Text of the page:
Rule 1.9 deals with former clients.  It says a lawyer cannot represent a client adverse to a former client “in the same or a substantially related matter.”  That limitation is a lower hurdle to representation than contained in Rule 1.7.  The heart of this obligation is to protect the attorney-client privilege.  Lawyers have privileged information from former clients, and if they represent a new client adverse to the old client in the same or a similar matter, the firm runs the risk of violating the privilege of the former client.

The hot potato doctrine can arise in two ways.  In the aforementioned scenario, the “hot potato” doctrine would bar the law firm from taking client B and dropping client A because it violates the duty of loyalty to client A under Rule 1.7.  The hot potato doctrine also bars a lawyer or law firm from either taking on a second client that is adverse to a pre-existing client or dropping the pre-existing client in favor of taking on the new client under Rule 1.7, regardless of the size or import of either client.

Oral Argument

On March 8, 2016, the SJC held oral argument in the case.  YSR argued that the two representations at issue here – the corporation in the Waldman case and the minority shareholders– were completely unrelated.  According to the firm, its representation of the minority shareholders on July 1, 2014, was solely for the purpose of addressing interference by a former director, representation that was not adverse to the corporation.  Based on this understanding, YSR was representing the corporation in the Waldman action while at the same time advising two individuals who happened to be minority shareholders of the corporation, about board interference by a former director.  Advising the minority shareholders as of July 1 was not adverse to the corporation and presented no conflict in the Waldman action.  YSR argued that a conflict arose only on July 15, when the majority shareholder took action to oust the two minority shareholders.  Thus, adversity was driven by the actions of the corporation, and the firm withdrew from its representation of the corporation within two days after the conflict emerged.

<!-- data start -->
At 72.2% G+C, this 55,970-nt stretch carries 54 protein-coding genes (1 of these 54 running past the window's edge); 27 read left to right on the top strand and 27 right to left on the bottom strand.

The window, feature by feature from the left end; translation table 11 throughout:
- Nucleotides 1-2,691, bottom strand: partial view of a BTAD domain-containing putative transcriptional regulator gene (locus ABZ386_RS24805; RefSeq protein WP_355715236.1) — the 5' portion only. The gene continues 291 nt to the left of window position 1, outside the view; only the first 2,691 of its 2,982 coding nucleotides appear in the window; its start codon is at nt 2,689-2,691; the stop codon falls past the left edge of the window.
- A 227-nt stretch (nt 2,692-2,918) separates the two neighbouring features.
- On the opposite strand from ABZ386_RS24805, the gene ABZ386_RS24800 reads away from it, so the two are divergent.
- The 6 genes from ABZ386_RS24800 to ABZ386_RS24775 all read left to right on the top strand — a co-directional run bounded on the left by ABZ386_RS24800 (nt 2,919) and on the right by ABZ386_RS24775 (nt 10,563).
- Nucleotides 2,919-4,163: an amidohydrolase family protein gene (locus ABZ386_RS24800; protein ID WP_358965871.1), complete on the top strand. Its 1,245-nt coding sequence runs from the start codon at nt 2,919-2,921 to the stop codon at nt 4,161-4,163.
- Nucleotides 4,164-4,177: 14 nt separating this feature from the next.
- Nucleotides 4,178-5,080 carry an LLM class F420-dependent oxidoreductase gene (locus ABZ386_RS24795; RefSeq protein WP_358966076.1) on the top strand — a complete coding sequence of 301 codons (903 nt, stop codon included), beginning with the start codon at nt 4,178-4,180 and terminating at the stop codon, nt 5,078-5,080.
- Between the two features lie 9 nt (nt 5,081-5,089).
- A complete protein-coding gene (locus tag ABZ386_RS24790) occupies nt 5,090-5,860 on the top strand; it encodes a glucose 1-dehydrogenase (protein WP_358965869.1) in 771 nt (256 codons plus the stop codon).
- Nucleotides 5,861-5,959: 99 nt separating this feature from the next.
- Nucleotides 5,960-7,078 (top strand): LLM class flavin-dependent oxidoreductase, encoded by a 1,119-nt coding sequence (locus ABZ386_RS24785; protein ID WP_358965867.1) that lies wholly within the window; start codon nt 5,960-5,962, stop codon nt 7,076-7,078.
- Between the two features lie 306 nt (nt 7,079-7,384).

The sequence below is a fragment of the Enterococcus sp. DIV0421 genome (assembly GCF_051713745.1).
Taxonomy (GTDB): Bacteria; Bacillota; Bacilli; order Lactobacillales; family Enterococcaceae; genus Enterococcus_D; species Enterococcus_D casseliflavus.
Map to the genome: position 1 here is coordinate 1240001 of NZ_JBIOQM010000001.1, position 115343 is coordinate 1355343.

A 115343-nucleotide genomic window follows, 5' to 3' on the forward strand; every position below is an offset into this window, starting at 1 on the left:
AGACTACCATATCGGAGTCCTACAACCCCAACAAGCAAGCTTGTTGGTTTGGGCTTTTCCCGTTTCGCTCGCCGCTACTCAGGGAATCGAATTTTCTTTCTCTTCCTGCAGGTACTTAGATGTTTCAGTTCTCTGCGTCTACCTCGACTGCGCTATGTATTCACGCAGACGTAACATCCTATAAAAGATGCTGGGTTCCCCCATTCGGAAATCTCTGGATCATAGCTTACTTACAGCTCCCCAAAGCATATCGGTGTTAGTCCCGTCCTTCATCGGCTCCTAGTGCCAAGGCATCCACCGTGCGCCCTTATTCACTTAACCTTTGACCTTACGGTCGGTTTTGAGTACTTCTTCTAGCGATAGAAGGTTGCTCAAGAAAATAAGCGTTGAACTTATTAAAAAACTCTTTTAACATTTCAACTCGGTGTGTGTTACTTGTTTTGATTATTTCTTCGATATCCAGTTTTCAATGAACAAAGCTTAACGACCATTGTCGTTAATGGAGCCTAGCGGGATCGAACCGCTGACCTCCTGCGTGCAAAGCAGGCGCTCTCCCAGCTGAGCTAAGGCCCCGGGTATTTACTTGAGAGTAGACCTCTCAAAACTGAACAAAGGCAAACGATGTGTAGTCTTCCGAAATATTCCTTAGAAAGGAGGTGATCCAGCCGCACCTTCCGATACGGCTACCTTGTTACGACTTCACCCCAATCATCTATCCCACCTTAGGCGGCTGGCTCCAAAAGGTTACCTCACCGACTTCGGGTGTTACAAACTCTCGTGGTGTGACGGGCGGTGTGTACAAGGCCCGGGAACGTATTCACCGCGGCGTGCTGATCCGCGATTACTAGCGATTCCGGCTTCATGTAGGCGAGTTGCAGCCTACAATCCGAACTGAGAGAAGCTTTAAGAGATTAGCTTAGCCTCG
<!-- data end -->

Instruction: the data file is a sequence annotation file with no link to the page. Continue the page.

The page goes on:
Opposing counsel argued that the conflict arose on June 30, 2014, when the majority shareholder stopped payment on checks to the minority shareholders who were consulting with YSR.  Thus, between July 1 and July 15, YSR violated both Rule 1.7 and Rule 1.9.

SJC Decision

On June 14, the SJC released its decision affirming the order of disqualification under Rule 1.7 only, meaning it did not need to reach the parties’ arguments under Rule 1.9 or the “hot potato” doctrine.  The holding extensively references another recent SJC case, Maling v. Finnegan, explaining that Rule 1.7 serves a dual purpose as both a prophylactic measure to protect confidences that a client may have shared with his or her attorney and as a safeguard of loyalty in the attorney-client relationship.

As applied to the case at hand, the Court found that the disqualified attorney failed his duty as a reasonable lawyer to anticipate potential conflicts, and decline representation of a party adverse to one he currently represented – here the minority shareholder who was adverse to the corporation.  The Court concluded, that “a firm may not undertake representation of a new client where the firm can reasonably anticipate that a conflict will develop with an existing client, and then choose between the two clients when the conflict materializes.  Both the duty of loyalty and the rules clearly forbid such conduct.”  The Court found that sanctioning the attorney by disqualification was not an abuse of discretion in this case and furthered the policy rationale underlying the rules of professional conduct by upholding the principle that a client is entitled to the undivided loyalty of his or her lawyer.

The holding also noted that the absence of oral or written findings by the motion judge made the SJC’s task on appeal more difficult.

– Jonathan Schreiber
Legislative and Public Policy Manager
Boston Bar Association

Filed under: SJC